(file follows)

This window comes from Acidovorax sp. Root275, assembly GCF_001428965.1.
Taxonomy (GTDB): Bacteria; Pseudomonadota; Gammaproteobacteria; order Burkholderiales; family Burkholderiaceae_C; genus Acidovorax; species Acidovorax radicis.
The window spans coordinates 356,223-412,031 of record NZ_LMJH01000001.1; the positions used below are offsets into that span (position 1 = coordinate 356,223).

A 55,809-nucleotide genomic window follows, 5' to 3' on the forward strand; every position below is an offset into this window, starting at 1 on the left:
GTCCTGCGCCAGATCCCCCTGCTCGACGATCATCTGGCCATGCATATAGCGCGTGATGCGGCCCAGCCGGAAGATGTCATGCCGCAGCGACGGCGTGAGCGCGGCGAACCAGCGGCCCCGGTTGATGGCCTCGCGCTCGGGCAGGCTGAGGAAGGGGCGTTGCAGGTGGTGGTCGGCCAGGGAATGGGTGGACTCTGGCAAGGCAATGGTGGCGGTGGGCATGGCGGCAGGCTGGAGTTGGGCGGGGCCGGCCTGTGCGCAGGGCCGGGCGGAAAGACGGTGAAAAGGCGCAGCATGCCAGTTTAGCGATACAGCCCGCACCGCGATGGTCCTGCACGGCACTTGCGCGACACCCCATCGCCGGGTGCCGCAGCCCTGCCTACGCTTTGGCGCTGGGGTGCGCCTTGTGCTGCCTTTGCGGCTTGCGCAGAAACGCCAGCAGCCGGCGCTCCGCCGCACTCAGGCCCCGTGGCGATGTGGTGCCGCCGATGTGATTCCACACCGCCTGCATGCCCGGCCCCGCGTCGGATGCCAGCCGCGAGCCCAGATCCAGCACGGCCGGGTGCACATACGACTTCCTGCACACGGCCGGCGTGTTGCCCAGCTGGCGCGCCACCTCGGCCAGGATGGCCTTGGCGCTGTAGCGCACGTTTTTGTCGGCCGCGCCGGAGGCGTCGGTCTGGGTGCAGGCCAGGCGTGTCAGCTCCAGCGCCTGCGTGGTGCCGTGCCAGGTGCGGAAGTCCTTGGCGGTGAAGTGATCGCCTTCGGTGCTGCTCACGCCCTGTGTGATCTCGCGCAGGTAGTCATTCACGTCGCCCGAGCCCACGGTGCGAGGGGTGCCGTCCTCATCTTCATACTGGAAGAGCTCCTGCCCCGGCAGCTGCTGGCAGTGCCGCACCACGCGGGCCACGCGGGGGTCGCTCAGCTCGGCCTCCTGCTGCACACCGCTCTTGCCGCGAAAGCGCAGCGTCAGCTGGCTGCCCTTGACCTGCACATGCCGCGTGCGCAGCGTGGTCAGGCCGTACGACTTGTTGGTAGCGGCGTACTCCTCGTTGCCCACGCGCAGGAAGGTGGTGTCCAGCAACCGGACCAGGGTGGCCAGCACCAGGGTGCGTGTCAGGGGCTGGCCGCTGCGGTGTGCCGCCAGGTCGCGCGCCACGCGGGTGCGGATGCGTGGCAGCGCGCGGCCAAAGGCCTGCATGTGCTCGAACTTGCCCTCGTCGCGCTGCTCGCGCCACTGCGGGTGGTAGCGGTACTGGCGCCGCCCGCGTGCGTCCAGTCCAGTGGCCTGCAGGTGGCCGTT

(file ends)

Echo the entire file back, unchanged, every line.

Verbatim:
This window comes from Acidovorax sp. Root275, assembly GCF_001428965.1.
Taxonomy (GTDB): Bacteria; Pseudomonadota; Gammaproteobacteria; order Burkholderiales; family Burkholderiaceae_C; genus Acidovorax; species Acidovorax radicis.
The window spans coordinates 356,223-412,031 of record NZ_LMJH01000001.1; the positions used below are offsets into that span (position 1 = coordinate 356,223).

A 55,809-nucleotide genomic window follows, 5' to 3' on the forward strand; every position below is an offset into this window, starting at 1 on the left:
GTCCTGCGCCAGATCCCCCTGCTCGACGATCATCTGGCCATGCATATAGCGCGTGATGCGGCCCAGCCGGAAGATGTCATGCCGCAGCGACGGCGTGAGCGCGGCGAACCAGCGGCCCCGGTTGATGGCCTCGCGCTCGGGCAGGCTGAGGAAGGGGCGTTGCAGGTGGTGGTCGGCCAGGGAATGGGTGGACTCTGGCAAGGCAATGGTGGCGGTGGGCATGGCGGCAGGCTGGAGTTGGGCGGGGCCGGCCTGTGCGCAGGGCCGGGCGGAAAGACGGTGAAAAGGCGCAGCATGCCAGTTTAGCGATACAGCCCGCACCGCGATGGTCCTGCACGGCACTTGCGCGACACCCCATCGCCGGGTGCCGCAGCCCTGCCTACGCTTTGGCGCTGGGGTGCGCCTTGTGCTGCCTTTGCGGCTTGCGCAGAAACGCCAGCAGCCGGCGCTCCGCCGCACTCAGGCCCCGTGGCGATGTGGTGCCGCCGATGTGATTCCACACCGCCTGCATGCCCGGCCCCGCGTCGGATGCCAGCCGCGAGCCCAGATCCAGCACGGCCGGGTGCACATACGACTTCCTGCACACGGCCGGCGTGTTGCCCAGCTGGCGCGCCACCTCGGCCAGGATGGCCTTGGCGCTGTAGCGCACGTTTTTGTCGGCCGCGCCGGAGGCGTCGGTCTGGGTGCAGGCCAGGCGTGTCAGCTCCAGCGCCTGCGTGGTGCCGTGCCAGGTGCGGAAGTCCTTGGCGGTGAAGTGATCGCCTTCGGTGCTGCTCACGCCCTGTGTGATCTCGCGCAGGTAGTCATTCACGTCGCCCGAGCCCACGGTGCGAGGGGTGCCGTCCTCATCTTCATACTGGAAGAGCTCCTGCCCCGGCAGCTGCTGGCAGTGCCGCACCACGCGGGCCACGCGGGGGTCGCTCAGCTCGGCCTCCTGCTGCACACCGCTCTTGCCGCGAAAGCGCAGCGTCAGCTGGCTGCCCTTGACCTGCACATGCCGCGTGCGCAGCGTGGTCAGGCCGTACGACTTGTTGGTAGCGGCGTACTCCTCGTTGCCCACGCGCAGGAAGGTGGTGTCCAGCAACCGGACCAGGGTGGCCAGCACCAGGGTGCGTGTCAGGGGCTGGCCGCTGCGGTGTGCCGCCAGGTCGCGCGCCACGCGGGTGCGGATGCGTGGCAGCGCGCGGCCAAAGGCCTGCATGTGCTCGAACTTGCCCTCGTCGCGCTGCTCGCGCCACTGCGGGTGGTAGCGGTACTGGCGCCGCCCGCGTGCGTCCAGTCCAGTGGCCTGCAGGTGGCCGTT